You can try specialty stores that provide plenty of plant-based options for your everyday grocery needs, but these are often a tad more expensive than normal grocery stores. That said, your local grocer still has plenty of options for you to explore if you love to cook. Just make sure you know what you’re looking for and what foods work with your diet before you shop.

Pros and Cons

If you’re not sure if you want to embark on a plant-based journey yet, discussing the pros and cons for a moment may help you make up your mind. It’s obvious that the first positive of committing to a plant-based diet is a healthier lifestyle based on the types of food you will be eating. You cut out a lot of processed foods, trans fats, and more that would negatively impact your health or put you at greater risk of illnesses such as heart disease or diabetes.

Another positive is that a plant-based diet can help you easily regulate your weight. Better weight management is often the primary reason many people commit to a plant-based diet—and with the proper commitment, you will find your waistline shrinking. Once you get into the swing of things, plant-based diets are easy to maintain. You never have to worry about counting calories with such a large variety of foods to enjoy.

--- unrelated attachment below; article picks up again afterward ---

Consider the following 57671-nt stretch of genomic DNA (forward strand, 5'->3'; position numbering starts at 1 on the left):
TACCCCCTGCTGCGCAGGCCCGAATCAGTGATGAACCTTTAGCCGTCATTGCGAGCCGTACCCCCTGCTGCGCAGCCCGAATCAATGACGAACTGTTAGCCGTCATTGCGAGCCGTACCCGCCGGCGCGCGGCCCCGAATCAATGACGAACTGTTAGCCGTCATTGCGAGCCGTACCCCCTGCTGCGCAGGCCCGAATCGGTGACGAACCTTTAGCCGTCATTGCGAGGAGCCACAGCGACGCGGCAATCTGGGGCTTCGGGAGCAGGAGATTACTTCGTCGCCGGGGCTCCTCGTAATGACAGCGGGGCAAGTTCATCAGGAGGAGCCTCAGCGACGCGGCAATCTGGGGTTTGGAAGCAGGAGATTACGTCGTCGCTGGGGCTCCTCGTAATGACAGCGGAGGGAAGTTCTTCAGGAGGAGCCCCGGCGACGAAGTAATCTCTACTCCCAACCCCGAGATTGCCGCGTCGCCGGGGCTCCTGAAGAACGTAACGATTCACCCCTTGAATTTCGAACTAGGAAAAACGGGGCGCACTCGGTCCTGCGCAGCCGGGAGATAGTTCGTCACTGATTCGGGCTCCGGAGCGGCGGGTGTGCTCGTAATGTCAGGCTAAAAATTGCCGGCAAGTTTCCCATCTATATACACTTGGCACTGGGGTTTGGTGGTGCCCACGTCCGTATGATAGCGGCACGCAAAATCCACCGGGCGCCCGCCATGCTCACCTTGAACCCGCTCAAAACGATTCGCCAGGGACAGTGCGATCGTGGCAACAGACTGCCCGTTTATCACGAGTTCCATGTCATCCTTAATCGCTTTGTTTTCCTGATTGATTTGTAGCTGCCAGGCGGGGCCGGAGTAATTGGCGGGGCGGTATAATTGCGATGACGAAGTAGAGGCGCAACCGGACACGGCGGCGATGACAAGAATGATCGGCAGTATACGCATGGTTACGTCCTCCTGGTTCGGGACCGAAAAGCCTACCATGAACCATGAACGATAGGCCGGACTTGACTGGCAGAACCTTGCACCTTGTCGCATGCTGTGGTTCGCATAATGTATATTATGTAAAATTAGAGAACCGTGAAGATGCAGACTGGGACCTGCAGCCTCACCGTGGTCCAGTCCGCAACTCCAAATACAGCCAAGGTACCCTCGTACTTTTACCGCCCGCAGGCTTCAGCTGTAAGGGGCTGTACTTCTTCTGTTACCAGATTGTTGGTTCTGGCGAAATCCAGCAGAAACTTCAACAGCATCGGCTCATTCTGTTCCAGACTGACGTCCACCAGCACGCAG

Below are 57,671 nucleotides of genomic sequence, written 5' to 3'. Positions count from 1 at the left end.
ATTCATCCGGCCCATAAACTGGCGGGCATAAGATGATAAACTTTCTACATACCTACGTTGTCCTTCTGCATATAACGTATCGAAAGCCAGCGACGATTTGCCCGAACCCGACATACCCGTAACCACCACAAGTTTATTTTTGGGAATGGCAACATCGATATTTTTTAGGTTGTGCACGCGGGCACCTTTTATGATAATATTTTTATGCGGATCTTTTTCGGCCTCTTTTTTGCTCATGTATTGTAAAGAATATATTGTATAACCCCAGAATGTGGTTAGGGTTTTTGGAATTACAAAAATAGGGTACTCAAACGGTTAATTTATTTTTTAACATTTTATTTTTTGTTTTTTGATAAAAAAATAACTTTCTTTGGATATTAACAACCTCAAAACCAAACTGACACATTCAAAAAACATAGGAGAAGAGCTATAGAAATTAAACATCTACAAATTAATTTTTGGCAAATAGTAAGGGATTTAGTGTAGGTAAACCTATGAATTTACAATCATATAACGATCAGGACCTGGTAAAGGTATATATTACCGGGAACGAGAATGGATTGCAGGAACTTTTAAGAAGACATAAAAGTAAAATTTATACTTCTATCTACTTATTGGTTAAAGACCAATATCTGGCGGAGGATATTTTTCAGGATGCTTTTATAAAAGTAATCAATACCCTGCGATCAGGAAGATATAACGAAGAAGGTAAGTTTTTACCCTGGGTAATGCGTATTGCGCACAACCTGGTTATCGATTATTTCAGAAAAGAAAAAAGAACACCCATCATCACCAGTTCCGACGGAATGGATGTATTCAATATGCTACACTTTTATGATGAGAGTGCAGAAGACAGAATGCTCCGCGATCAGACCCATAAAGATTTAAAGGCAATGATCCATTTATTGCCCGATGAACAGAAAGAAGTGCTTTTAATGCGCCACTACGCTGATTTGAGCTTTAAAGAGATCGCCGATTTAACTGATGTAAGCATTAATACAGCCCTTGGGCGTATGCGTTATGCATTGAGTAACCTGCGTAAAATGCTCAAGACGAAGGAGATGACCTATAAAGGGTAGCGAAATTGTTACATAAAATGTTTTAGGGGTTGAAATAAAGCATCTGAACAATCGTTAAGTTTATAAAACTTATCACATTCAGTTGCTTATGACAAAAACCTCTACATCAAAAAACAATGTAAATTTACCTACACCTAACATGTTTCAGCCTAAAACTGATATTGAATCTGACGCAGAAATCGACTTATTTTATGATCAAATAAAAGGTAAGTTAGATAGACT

The biggest challenge, and a negative to note, may be that you need supplements if you’re struggling to get a certain nutrient or vitamin. However, this isn’t an inevitable outcome. If you end up needing a supplement, it just means you need to reconsider and replan what you’ve been eating to make up for whatever nutrient you’re lacking. You can intake all the necessary nutrients with a plant-based diet if you plan accordingly.

The other notable negative is that, at first, some people struggle to feel satisfied—to find something to replace the craving for meat. The key is protein. You’ll feel full, satisfied, and energized by eating a plant-based meal that’s rich in protein, just as if you were eating a steak.

How To Get Started On a New Plant-Based Diet